The metaverse is coming, but Big Tech’s latest obsession needs safeguards
The metaverse is a persistent and virtual world accessible through augmented reality, virtual reality, or even smartphones, and has the support of CEOs like Microsoft’s Satya Nadella and Nvidia’s Jensen Huang. While online life simulators have been explored in the past, these augmented reality apps linked with the metaverse strive to create a shared virtual space while incorporating factors of life that may not be possible in the real world.
As good as this digital reality sounds, all concepts can have their downfalls. “As the 3D digital world becomes more interactive, people will need to be held accountable for their behavior in that universe,” says NYU Tandon School of Engineering professor Carla Gannis. Gannis acknowledges that the “ills of human culture and society can be persistent, unless we're actually thinking ethically about these things.”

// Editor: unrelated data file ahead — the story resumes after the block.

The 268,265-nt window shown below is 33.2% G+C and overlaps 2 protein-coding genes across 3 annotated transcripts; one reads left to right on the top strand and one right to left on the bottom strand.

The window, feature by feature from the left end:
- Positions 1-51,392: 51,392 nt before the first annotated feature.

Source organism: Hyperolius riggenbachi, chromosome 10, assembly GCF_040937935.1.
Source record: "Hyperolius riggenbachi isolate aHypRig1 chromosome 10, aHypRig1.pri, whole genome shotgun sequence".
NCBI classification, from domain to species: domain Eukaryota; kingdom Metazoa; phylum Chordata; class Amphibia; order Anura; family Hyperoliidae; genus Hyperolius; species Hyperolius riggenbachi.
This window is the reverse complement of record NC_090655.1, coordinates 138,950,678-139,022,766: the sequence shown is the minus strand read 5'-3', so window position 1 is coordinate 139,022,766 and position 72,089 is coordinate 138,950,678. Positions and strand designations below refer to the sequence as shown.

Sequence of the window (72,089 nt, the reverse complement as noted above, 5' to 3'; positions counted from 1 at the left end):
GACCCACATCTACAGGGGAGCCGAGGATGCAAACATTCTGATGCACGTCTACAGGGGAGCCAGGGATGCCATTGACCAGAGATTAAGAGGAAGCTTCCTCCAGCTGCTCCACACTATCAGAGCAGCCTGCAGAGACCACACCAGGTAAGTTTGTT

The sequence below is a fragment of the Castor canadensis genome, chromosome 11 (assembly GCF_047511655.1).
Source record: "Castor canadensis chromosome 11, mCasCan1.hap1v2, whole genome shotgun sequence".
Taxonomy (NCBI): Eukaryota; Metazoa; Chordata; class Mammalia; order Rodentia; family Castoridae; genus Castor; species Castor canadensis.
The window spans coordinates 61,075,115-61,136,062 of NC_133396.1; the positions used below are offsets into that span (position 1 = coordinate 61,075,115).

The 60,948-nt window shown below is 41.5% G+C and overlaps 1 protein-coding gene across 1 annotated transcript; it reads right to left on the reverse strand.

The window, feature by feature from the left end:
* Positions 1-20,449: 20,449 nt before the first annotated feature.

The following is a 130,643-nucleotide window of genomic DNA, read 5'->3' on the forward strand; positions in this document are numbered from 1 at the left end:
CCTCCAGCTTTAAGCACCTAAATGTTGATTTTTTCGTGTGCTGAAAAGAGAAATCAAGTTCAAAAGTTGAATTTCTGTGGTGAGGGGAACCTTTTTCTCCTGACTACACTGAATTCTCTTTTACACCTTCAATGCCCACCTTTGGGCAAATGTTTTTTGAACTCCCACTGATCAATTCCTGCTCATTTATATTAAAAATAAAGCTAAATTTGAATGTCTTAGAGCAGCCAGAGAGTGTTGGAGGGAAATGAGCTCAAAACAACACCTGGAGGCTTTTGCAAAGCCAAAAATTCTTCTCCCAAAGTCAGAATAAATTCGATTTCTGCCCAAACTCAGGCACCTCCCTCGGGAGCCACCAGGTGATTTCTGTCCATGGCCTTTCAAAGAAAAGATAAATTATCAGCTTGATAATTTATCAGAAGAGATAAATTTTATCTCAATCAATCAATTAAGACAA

In a virtual recreation of our world, harassment could be far more powerful than what’s found on social networks. Gannis also brings up the fact that for a metaverse to truly take off, “we need digital money.” Metaverse operators will need to address how users purchase items in their worlds, create and sell goods, and turn their virtual cash into fiat currency.
While the metaverse will need rules to safeguard users, a new virtual world could also bring users unique experiences in unique ways.